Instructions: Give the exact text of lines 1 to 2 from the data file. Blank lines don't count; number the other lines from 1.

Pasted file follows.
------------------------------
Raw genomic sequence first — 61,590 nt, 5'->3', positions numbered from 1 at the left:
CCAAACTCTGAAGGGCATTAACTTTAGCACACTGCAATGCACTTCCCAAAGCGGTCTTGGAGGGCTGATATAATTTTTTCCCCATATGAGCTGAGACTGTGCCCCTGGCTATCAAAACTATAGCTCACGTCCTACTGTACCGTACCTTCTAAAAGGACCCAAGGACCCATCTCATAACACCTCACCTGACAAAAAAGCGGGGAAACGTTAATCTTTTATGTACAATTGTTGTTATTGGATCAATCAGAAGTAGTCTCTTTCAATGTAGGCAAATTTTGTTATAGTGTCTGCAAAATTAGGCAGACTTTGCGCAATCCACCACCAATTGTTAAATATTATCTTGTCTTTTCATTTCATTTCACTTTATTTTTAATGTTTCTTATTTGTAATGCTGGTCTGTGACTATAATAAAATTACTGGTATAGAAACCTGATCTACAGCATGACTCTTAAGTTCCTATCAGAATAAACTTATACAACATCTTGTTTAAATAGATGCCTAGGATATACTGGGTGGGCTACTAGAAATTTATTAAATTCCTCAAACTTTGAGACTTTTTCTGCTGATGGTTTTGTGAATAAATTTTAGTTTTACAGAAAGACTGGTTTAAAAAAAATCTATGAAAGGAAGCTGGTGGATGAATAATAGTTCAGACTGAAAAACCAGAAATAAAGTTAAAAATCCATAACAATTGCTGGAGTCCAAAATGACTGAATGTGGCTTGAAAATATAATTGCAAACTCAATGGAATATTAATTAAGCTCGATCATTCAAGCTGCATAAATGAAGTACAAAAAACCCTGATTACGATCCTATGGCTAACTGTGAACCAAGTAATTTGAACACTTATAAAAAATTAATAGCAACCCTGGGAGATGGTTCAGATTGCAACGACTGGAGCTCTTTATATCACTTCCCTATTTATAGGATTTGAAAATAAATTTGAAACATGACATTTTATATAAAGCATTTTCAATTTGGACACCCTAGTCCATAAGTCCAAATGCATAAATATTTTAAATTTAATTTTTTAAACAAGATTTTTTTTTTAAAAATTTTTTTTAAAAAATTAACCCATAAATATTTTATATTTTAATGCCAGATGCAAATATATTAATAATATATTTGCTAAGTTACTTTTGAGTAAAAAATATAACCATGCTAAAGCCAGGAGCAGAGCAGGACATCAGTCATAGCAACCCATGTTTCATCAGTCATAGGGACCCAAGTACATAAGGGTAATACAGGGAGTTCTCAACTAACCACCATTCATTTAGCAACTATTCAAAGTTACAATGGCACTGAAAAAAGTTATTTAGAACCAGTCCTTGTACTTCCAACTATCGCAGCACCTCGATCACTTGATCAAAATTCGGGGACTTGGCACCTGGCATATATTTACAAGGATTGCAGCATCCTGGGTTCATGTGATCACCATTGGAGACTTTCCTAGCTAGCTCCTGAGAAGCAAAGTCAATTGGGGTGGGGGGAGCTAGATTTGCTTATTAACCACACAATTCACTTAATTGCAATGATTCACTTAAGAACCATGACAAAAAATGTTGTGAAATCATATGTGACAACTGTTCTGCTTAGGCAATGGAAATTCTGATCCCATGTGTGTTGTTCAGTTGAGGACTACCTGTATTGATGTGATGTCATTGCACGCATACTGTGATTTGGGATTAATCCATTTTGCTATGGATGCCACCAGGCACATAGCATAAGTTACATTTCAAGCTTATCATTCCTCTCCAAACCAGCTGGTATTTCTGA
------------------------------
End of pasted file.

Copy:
Raw genomic sequence first — 61,590 nt, 5'->3', positions numbered from 1 at the left:
CCAAACTCTGAAGGGCATTAACTTTAGCACACTGCAATGCACTTCCCAAAGCGGTCTTGGAGGGCTGATATAATTTTTTCCCCATATGAGCTGAGACTGTGCCCCTGGCTATCAAAACTATAGCTCACGTCCTACTGTACCGTACCTTCTAAAAGGACCCAAGGACCCATCTCATAACACCTCACCTGACAAAAAAGCGGGGAAACGTTAATCTTTTATGTACAATTGTTGTTATTGGATCAATCAGAAGTAGTCTCTTTCAATGTAGGCAAATTTTGTTATAGTGTCTGCAAAATTAGGCAGACTTTGCGCAATCCACCACCAATTGTTAAATATTATCTTGTCTTTTCATTTCATTTCACTTTATTTTTAATGTTTCTTATTTGTAATGCTGGTCTGTGACTATAATAAAATTACTGGTATAGAAACCTGATCTACAGCATGACTCTTAAGTTCCTATCAGAATAAACTTATACAACATCTTGTTTAAATAGATGCCTAGGATATACTGGGTGGGCTACTAGAAATTTATTAAATTCCTCAAACTTTGAGACTTTTTCTGCTGATGGTTTTGTGAATAAATTTTAGTTTTACAGAAAGACTGGTTTAAAAAAAATCTATGAAAGGAAGCTGGTGGATGAATAATAGTTCAGACTGAAAAACCAGAAATAAAGTTAAAAATCCATAACAATTGCTGGAGTCCAAAATGACTGAATGTGGCTTGAAAATATAATTGCAAACTCAATGGAATATTAATTAAGCTCGATCATTCAAGCTGCATAAATGAAGTACAAAAAACCCTGATTACGATCCTATGGCTAACTGTGAACCAAGTAATTTGAACACTTATAAAAAATTAATAGCAACCCTGGGAGATGGTTCAGATTGCAACGACTGGAGCTCTTTATATCACTTCCCTATTTATAGGATTTGAAAATAAATTTGAAACATGACATTTTATATAAAGCATTTTCAATTTGGACACCCTAGTCCATAAGTCCAAATGCATAAATATTTTAAATTTAATTTTTTAAACAAGATTTTTTTTTTAAAAATTTTTTTTAAAAAATTAACCCATAAATATTTTATATTTTAATGCCAGATGCAAATATATTAATAATATATTTGCTAAGTTACTTTTGAGTAAAAAATATAACCATGCTAAAGCCAGGAGCAGAGCAGGACATCAGTCATAGCAACCCATGTTTCATCAGTCATAGGGACCCAAGTACATAAGGGTAATACAGGGAGTTCTCAACTAACCACCATTCATTTAGCAACTATTCAAAGTTACAATGGCACTGAAAAAAGTTATTTAGAACCAGTCCTTGTACTTCCAACTATCGCAGCACCTCGATCACTTGATCAAAATTCGGGGACTTGGCACCTGGCATATATTTACAAGGATTGCAGCATCCTGGGTTCATGTGATCACCATTGGAGACTTTCCTAGCTAGCTCCTGAGAAGCAAAGTCAATTGGGGTGGGGGGAGCTAGATTTGCTTATTAACCACACAATTCACTTAATTGCAATGATTCACTTAAGAACCATGACAAAAAATGTTGTGAAATCATATGTGACAACTGTTCTGCTTAGGCAATGGAAATTCTGATCCCATGTGTGTTGTTCAGTTGAGGACTACCTGTATTGATGTGATGTCATTGCACGCATACTGTGATTTGGGATTAATCCATTTTGCTATGGATGCCACCAGGCACATAGCATAAGTTACATTTCAAGCTTATCATTCCTCTCCAAACCAGCTGGTATTTCTGA